The Museums’ collections are displayed in the two of the three buildings that together enclose the Piazza del Campidoglio: Palazzo dei Conservatori and Palazzo Nuovo, the third being the Palazzo Senatorio. These two buildings are linked by an underground tunnel, which contains the Galleria Lapidaria and leads to the ancient Tabularium, whose monumental arches overlook the Forum.

The Palazzo Nuovo houses the collections of ancient sculpture made by the great noble families of the past. Their charming arrangement has remained substantially unchanged since the eighteenth century. They include the famous collections of busts of Roman philosophers and emperors, the statue of Capitoline Gaul, the Capitoline Venus, and the imposing statue of Marforio that dominates the courtyard.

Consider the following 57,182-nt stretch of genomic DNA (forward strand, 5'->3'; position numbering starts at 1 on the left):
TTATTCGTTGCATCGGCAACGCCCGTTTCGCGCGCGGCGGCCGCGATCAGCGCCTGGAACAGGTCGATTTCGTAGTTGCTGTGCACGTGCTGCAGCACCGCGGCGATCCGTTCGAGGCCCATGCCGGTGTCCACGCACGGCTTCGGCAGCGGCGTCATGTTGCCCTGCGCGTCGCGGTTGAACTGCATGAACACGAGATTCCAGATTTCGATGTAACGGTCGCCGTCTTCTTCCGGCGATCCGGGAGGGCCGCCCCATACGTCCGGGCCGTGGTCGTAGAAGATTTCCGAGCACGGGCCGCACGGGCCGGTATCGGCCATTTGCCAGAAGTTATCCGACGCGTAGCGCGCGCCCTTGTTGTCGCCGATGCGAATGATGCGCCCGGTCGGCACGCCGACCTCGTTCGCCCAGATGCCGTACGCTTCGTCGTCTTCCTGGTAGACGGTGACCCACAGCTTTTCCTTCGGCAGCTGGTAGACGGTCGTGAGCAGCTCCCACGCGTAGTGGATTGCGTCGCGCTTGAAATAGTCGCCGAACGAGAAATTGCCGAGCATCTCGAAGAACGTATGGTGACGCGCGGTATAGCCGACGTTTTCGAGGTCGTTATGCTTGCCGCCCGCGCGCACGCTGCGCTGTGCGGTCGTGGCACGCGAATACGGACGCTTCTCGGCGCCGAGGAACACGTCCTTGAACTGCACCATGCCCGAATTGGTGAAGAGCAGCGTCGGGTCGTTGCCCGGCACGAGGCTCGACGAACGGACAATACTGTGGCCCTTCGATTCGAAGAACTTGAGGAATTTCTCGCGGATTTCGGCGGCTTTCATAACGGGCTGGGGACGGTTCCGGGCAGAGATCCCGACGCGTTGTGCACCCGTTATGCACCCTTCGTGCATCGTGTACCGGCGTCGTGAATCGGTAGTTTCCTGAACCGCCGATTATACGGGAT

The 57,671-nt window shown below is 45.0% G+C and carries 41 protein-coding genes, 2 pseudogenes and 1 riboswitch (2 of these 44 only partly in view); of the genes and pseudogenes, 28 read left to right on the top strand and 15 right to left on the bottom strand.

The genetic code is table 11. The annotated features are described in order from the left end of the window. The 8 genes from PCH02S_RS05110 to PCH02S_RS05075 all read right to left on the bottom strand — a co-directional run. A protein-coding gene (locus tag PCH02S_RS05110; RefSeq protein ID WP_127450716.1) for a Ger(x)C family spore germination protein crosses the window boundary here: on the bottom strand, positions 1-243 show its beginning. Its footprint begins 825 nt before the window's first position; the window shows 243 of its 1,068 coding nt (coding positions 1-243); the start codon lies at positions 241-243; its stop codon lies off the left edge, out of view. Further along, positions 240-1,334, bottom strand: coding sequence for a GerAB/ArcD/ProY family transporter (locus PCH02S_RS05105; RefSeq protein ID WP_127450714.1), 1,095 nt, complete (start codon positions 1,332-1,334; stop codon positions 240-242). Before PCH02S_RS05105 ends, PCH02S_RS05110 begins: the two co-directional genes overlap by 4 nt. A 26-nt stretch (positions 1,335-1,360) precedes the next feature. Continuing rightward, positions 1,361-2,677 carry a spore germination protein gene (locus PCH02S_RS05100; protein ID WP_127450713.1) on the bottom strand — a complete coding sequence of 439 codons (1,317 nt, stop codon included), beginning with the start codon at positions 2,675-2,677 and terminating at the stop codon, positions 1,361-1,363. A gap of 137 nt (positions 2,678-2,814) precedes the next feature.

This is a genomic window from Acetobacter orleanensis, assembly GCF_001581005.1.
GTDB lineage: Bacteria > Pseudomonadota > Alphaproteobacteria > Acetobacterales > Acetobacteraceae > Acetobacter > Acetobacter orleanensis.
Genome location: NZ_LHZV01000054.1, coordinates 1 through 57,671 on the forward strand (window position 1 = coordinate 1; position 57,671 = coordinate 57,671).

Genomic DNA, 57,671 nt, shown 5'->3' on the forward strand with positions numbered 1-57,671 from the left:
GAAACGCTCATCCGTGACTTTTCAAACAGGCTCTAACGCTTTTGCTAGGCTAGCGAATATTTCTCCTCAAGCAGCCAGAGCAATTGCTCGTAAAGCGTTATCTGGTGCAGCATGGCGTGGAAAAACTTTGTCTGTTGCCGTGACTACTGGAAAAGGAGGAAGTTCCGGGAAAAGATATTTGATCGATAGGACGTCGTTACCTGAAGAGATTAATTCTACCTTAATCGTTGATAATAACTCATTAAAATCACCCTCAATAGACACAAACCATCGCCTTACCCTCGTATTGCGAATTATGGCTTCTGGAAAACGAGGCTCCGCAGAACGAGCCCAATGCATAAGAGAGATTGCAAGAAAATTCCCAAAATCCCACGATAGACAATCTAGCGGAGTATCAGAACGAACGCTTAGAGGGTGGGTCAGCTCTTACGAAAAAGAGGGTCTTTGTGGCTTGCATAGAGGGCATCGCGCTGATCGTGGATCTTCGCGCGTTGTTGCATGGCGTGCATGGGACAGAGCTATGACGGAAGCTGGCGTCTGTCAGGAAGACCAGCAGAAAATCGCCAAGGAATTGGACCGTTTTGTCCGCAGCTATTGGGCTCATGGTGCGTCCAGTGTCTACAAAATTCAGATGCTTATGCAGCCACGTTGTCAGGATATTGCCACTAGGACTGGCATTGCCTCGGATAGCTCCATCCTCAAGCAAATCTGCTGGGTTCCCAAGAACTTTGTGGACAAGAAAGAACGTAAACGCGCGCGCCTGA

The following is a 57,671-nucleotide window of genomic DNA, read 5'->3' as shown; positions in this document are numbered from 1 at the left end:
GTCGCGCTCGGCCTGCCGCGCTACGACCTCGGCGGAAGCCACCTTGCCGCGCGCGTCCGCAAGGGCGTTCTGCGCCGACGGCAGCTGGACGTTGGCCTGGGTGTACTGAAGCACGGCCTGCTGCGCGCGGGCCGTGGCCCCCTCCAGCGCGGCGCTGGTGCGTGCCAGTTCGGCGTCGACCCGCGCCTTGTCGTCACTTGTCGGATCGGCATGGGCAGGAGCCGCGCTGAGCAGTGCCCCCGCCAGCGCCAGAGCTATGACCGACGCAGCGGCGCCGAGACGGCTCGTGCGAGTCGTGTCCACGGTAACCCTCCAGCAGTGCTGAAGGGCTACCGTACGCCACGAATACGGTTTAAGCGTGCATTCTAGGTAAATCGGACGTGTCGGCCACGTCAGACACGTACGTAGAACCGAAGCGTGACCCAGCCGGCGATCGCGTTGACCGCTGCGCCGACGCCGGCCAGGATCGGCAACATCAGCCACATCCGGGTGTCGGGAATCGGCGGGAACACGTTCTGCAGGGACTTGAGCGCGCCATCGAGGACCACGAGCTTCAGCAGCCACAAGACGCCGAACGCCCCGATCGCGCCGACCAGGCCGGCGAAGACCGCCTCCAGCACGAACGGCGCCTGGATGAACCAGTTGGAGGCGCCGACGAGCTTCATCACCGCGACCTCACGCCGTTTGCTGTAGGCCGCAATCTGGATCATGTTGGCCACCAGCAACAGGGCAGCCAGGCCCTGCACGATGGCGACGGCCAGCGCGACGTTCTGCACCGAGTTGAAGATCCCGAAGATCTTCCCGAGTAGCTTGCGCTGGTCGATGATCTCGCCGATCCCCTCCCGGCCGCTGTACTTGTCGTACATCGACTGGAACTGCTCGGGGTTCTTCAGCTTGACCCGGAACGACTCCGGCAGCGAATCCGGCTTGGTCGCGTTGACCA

The Conservators’ Apartment contains the original architectural nucleus of the building, decorated with splendid frescoes portraying the history of Rome. The ancient Capitoline bronzes on display here add to the noble atmosphere: the Capitoline She-wolf, Spinario and the Capitoline Brutus.

On the first floor of the palace, a huge glass room, recently built, contains the equestrian statue of Marcus Aurelius, which once stood in the Piazza del Campidoglio, and the imposing remains of the Temple of Capitoline Jupiter. A section is also dedicated to the most ancient part of the Campidoglio’s history, from its first inhabitation until the construction of the sacred building, displaying the results of recent excavations. The halls that overlook the room contain works from the Horti of the Esquiline; the hall which connects the room to the apartments of the Palazzo dei Conservatori contains the Castellani collection, testimony to nineteenth century collecting practices.